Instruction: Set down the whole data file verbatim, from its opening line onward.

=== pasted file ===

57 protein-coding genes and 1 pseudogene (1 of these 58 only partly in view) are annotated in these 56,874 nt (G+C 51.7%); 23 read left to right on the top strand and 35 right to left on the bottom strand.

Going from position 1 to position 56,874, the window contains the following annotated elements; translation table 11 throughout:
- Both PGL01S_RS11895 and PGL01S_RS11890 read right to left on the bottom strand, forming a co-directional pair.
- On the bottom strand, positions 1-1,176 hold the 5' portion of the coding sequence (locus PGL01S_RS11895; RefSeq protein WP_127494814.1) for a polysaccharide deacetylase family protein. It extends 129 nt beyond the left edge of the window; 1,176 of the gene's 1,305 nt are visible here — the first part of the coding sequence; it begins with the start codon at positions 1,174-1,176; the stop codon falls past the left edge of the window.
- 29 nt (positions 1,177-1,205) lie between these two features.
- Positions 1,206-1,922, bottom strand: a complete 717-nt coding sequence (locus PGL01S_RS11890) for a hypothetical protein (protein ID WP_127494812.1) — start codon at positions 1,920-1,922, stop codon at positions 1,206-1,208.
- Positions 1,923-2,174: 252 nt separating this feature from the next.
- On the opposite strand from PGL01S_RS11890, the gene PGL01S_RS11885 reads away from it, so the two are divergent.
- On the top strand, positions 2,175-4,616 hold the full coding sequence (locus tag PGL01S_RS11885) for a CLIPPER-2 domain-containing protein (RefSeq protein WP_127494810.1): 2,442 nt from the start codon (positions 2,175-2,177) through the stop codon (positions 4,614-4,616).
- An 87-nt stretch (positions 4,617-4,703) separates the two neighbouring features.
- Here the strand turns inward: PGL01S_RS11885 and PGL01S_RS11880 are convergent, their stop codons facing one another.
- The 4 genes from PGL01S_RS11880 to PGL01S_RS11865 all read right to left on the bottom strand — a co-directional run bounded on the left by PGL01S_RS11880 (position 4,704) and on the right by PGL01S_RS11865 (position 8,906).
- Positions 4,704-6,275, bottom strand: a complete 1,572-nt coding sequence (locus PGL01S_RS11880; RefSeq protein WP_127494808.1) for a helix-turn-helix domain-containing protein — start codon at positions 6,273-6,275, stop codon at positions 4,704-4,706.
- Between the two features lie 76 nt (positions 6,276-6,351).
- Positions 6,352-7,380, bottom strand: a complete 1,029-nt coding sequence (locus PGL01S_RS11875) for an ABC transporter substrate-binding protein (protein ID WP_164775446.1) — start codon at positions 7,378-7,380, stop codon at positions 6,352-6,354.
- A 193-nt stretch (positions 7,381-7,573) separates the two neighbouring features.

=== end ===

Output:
57 protein-coding genes and 1 pseudogene (1 of these 58 only partly in view) are annotated in these 56,874 nt (G+C 51.7%); 23 read left to right on the top strand and 35 right to left on the bottom strand.

Going from position 1 to position 56,874, the window contains the following annotated elements; translation table 11 throughout:
- Both PGL01S_RS11895 and PGL01S_RS11890 read right to left on the bottom strand, forming a co-directional pair.
- On the bottom strand, positions 1-1,176 hold the 5' portion of the coding sequence (locus PGL01S_RS11895; RefSeq protein WP_127494814.1) for a polysaccharide deacetylase family protein. It extends 129 nt beyond the left edge of the window; 1,176 of the gene's 1,305 nt are visible here — the first part of the coding sequence; it begins with the start codon at positions 1,174-1,176; the stop codon falls past the left edge of the window.
- 29 nt (positions 1,177-1,205) lie between these two features.
- Positions 1,206-1,922, bottom strand: a complete 717-nt coding sequence (locus PGL01S_RS11890) for a hypothetical protein (protein ID WP_127494812.1) — start codon at positions 1,920-1,922, stop codon at positions 1,206-1,208.
- Positions 1,923-2,174: 252 nt separating this feature from the next.
- On the opposite strand from PGL01S_RS11890, the gene PGL01S_RS11885 reads away from it, so the two are divergent.
- On the top strand, positions 2,175-4,616 hold the full coding sequence (locus tag PGL01S_RS11885) for a CLIPPER-2 domain-containing protein (RefSeq protein WP_127494810.1): 2,442 nt from the start codon (positions 2,175-2,177) through the stop codon (positions 4,614-4,616).
- An 87-nt stretch (positions 4,617-4,703) separates the two neighbouring features.
- Here the strand turns inward: PGL01S_RS11885 and PGL01S_RS11880 are convergent, their stop codons facing one another.
- The 4 genes from PGL01S_RS11880 to PGL01S_RS11865 all read right to left on the bottom strand — a co-directional run bounded on the left by PGL01S_RS11880 (position 4,704) and on the right by PGL01S_RS11865 (position 8,906).
- Positions 4,704-6,275, bottom strand: a complete 1,572-nt coding sequence (locus PGL01S_RS11880; RefSeq protein WP_127494808.1) for a helix-turn-helix domain-containing protein — start codon at positions 6,273-6,275, stop codon at positions 4,704-4,706.
- Between the two features lie 76 nt (positions 6,276-6,351).
- Positions 6,352-7,380, bottom strand: a complete 1,029-nt coding sequence (locus PGL01S_RS11875) for an ABC transporter substrate-binding protein (protein ID WP_164775446.1) — start codon at positions 7,378-7,380, stop codon at positions 6,352-6,354.
- A 193-nt stretch (positions 7,381-7,573) separates the two neighbouring features.